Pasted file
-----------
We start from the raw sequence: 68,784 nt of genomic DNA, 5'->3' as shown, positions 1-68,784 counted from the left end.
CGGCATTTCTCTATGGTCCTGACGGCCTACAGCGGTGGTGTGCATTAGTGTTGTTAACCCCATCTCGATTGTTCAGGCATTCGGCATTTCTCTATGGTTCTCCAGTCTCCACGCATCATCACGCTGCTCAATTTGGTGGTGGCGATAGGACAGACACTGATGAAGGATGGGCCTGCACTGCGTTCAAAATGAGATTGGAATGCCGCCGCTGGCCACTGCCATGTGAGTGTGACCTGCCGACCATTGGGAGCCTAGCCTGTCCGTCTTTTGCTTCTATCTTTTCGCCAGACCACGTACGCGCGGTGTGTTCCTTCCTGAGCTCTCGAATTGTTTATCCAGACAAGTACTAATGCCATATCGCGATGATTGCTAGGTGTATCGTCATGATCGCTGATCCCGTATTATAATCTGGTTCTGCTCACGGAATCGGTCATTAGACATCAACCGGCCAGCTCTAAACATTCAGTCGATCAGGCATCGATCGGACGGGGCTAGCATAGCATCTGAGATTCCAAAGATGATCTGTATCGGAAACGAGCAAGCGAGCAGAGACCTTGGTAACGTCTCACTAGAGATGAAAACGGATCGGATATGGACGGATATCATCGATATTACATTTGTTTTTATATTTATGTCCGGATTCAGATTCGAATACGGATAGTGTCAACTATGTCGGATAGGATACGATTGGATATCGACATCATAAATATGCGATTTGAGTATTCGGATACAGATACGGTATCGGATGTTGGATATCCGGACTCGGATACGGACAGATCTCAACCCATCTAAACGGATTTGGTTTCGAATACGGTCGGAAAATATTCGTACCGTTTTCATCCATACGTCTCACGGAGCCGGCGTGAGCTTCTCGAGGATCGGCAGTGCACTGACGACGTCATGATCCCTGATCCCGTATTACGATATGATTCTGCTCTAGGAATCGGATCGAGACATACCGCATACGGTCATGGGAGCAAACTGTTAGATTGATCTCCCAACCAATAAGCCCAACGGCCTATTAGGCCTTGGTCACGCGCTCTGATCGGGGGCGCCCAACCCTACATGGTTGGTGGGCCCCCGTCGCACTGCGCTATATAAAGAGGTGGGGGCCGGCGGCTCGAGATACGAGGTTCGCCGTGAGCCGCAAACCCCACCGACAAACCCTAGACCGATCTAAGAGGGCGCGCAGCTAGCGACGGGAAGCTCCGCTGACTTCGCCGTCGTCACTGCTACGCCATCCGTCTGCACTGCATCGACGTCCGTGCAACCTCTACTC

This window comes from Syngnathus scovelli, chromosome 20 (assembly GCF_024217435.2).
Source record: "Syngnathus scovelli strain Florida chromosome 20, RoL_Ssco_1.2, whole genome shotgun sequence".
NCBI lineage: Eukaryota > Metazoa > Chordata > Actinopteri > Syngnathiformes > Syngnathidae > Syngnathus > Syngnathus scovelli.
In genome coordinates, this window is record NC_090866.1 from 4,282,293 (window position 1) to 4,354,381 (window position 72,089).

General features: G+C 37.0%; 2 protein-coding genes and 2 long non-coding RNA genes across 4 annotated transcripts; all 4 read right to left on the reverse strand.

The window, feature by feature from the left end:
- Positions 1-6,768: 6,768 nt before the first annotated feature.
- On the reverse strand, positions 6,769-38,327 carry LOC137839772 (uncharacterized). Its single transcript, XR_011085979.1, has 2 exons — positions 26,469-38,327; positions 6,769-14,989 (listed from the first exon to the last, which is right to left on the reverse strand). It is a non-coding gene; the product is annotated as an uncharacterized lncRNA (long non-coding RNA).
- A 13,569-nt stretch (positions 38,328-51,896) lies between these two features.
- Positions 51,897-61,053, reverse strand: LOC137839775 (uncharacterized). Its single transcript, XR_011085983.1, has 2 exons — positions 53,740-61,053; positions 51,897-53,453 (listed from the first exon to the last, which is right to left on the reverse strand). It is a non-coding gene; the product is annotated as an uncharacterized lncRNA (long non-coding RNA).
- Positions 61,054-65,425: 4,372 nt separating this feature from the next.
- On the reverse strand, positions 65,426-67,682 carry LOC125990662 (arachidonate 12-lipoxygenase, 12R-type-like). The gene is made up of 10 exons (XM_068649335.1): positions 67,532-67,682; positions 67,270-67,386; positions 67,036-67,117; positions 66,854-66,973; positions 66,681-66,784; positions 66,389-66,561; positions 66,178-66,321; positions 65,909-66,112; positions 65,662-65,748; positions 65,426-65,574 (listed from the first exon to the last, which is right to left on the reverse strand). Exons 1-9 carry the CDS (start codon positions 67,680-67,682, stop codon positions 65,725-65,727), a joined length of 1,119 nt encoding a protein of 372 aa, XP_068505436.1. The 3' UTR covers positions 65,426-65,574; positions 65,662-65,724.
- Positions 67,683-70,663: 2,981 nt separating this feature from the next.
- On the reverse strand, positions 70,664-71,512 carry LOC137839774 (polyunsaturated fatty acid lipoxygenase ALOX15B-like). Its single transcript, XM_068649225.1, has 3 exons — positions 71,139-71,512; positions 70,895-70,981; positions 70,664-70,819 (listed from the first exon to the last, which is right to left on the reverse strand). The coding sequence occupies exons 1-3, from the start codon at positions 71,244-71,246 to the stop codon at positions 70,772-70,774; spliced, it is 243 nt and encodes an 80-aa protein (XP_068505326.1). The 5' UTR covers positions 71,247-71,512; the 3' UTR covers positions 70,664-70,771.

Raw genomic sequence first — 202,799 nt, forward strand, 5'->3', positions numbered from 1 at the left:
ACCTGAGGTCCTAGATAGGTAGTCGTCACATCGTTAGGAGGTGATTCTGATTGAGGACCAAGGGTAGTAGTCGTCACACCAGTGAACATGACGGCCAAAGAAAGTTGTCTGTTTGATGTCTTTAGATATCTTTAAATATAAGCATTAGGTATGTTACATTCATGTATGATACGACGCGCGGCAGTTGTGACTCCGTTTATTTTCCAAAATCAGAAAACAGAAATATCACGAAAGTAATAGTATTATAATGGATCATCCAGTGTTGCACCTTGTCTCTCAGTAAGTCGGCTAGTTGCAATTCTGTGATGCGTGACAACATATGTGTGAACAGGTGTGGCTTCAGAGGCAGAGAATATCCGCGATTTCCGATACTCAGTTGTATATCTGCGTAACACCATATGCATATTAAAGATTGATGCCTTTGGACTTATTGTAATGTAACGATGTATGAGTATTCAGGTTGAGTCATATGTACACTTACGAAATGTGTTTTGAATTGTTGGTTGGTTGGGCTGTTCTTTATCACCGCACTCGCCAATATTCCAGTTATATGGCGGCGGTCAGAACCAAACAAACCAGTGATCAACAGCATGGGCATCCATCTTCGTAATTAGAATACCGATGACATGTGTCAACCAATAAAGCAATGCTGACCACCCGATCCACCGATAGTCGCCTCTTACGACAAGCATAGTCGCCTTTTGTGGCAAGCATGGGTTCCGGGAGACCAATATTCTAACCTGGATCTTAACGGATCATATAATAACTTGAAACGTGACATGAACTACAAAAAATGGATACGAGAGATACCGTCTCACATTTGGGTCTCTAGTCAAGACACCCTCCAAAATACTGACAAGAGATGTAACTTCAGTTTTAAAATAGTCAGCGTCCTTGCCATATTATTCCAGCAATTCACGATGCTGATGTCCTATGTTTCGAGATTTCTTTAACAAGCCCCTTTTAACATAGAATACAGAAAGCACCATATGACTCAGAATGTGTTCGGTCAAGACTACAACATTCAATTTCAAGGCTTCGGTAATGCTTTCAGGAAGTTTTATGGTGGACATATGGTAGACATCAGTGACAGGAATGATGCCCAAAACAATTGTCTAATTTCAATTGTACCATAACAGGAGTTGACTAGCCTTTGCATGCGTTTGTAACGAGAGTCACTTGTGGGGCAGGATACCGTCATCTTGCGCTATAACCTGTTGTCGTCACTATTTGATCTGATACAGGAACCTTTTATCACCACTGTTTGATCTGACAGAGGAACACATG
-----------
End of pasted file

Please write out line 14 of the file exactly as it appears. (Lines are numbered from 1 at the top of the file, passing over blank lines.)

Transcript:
- On the reverse strand, positions 65,426-67,682 carry LOC125990662 (arachidonate 12-lipoxygenase, 12R-type-like). The gene is made up of 10 exons (XM_068649335.1): positions 67,532-67,682; positions 67,270-67,386; positions 67,036-67,117; positions 66,854-66,973; positions 66,681-66,784; positions 66,389-66,561; positions 66,178-66,321; positions 65,909-66,112; positions 65,662-65,748; positions 65,426-65,574 (listed from the first exon to the last, which is right to left on the reverse strand). Exons 1-9 carry the CDS (start codon positions 67,680-67,682, stop codon positions 65,725-65,727), a joined length of 1,119 nt encoding a protein of 372 aa, XP_068505436.1. The 3' UTR covers positions 65,426-65,574; positions 65,662-65,724.